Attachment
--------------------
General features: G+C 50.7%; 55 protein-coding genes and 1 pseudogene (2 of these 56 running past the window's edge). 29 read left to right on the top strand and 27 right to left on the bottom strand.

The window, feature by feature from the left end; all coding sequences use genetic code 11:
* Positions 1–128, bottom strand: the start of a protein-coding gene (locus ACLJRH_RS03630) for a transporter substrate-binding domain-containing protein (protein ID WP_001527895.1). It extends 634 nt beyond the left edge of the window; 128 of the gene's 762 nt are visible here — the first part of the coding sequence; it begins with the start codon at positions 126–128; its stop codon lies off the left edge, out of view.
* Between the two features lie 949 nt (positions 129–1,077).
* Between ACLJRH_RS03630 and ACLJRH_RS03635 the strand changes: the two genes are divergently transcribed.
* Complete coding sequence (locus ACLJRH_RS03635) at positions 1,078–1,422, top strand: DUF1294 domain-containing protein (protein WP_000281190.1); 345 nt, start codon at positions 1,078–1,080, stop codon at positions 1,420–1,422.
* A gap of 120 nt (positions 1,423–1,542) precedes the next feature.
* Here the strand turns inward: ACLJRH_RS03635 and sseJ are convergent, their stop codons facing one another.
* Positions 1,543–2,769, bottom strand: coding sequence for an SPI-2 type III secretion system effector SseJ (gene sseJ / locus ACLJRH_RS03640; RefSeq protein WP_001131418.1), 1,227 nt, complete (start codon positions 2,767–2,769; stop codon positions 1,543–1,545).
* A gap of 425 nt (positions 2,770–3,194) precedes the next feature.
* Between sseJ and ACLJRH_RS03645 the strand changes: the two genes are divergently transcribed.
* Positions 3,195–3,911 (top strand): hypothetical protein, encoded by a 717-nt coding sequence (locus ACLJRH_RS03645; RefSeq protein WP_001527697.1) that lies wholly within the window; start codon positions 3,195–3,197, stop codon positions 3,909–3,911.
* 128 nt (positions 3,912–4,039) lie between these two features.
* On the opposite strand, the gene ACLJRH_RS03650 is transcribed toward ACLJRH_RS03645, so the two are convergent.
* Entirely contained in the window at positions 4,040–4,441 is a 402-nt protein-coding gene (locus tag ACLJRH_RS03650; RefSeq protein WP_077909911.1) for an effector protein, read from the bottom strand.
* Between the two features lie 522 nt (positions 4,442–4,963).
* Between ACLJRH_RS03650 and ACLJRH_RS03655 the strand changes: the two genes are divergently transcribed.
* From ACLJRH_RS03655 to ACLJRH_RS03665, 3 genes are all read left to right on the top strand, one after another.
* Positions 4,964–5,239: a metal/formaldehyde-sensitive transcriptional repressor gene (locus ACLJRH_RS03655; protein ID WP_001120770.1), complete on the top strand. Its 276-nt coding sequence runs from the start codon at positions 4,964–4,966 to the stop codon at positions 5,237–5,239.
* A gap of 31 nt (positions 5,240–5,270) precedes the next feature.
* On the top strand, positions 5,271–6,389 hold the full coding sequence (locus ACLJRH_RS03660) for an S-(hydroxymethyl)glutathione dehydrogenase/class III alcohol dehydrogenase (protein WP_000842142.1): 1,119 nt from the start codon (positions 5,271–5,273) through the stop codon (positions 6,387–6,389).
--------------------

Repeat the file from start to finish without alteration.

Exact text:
General features: G+C 50.7%; 55 protein-coding genes and 1 pseudogene (2 of these 56 running past the window's edge). 29 read left to right on the top strand and 27 right to left on the bottom strand.

The window, feature by feature from the left end; all coding sequences use genetic code 11:
* Positions 1–128, bottom strand: the start of a protein-coding gene (locus ACLJRH_RS03630) for a transporter substrate-binding domain-containing protein (protein ID WP_001527895.1). It extends 634 nt beyond the left edge of the window; 128 of the gene's 762 nt are visible here — the first part of the coding sequence; it begins with the start codon at positions 126–128; its stop codon lies off the left edge, out of view.
* Between the two features lie 949 nt (positions 129–1,077).
* Between ACLJRH_RS03630 and ACLJRH_RS03635 the strand changes: the two genes are divergently transcribed.
* Complete coding sequence (locus ACLJRH_RS03635) at positions 1,078–1,422, top strand: DUF1294 domain-containing protein (protein WP_000281190.1); 345 nt, start codon at positions 1,078–1,080, stop codon at positions 1,420–1,422.
* A gap of 120 nt (positions 1,423–1,542) precedes the next feature.
* Here the strand turns inward: ACLJRH_RS03635 and sseJ are convergent, their stop codons facing one another.
* Positions 1,543–2,769, bottom strand: coding sequence for an SPI-2 type III secretion system effector SseJ (gene sseJ / locus ACLJRH_RS03640; RefSeq protein WP_001131418.1), 1,227 nt, complete (start codon positions 2,767–2,769; stop codon positions 1,543–1,545).
* A gap of 425 nt (positions 2,770–3,194) precedes the next feature.
* Between sseJ and ACLJRH_RS03645 the strand changes: the two genes are divergently transcribed.
* Positions 3,195–3,911 (top strand): hypothetical protein, encoded by a 717-nt coding sequence (locus ACLJRH_RS03645; RefSeq protein WP_001527697.1) that lies wholly within the window; start codon positions 3,195–3,197, stop codon positions 3,909–3,911.
* 128 nt (positions 3,912–4,039) lie between these two features.
* On the opposite strand, the gene ACLJRH_RS03650 is transcribed toward ACLJRH_RS03645, so the two are convergent.
* Entirely contained in the window at positions 4,040–4,441 is a 402-nt protein-coding gene (locus tag ACLJRH_RS03650; RefSeq protein WP_077909911.1) for an effector protein, read from the bottom strand.
* Between the two features lie 522 nt (positions 4,442–4,963).
* Between ACLJRH_RS03650 and ACLJRH_RS03655 the strand changes: the two genes are divergently transcribed.
* From ACLJRH_RS03655 to ACLJRH_RS03665, 3 genes are all read left to right on the top strand, one after another.
* Positions 4,964–5,239: a metal/formaldehyde-sensitive transcriptional repressor gene (locus ACLJRH_RS03655; protein ID WP_001120770.1), complete on the top strand. Its 276-nt coding sequence runs from the start codon at positions 4,964–4,966 to the stop codon at positions 5,237–5,239.
* A gap of 31 nt (positions 5,240–5,270) precedes the next feature.
* On the top strand, positions 5,271–6,389 hold the full coding sequence (locus ACLJRH_RS03660) for an S-(hydroxymethyl)glutathione dehydrogenase/class III alcohol dehydrogenase (protein WP_000842142.1): 1,119 nt from the start codon (positions 5,271–5,273) through the stop codon (positions 6,387–6,389).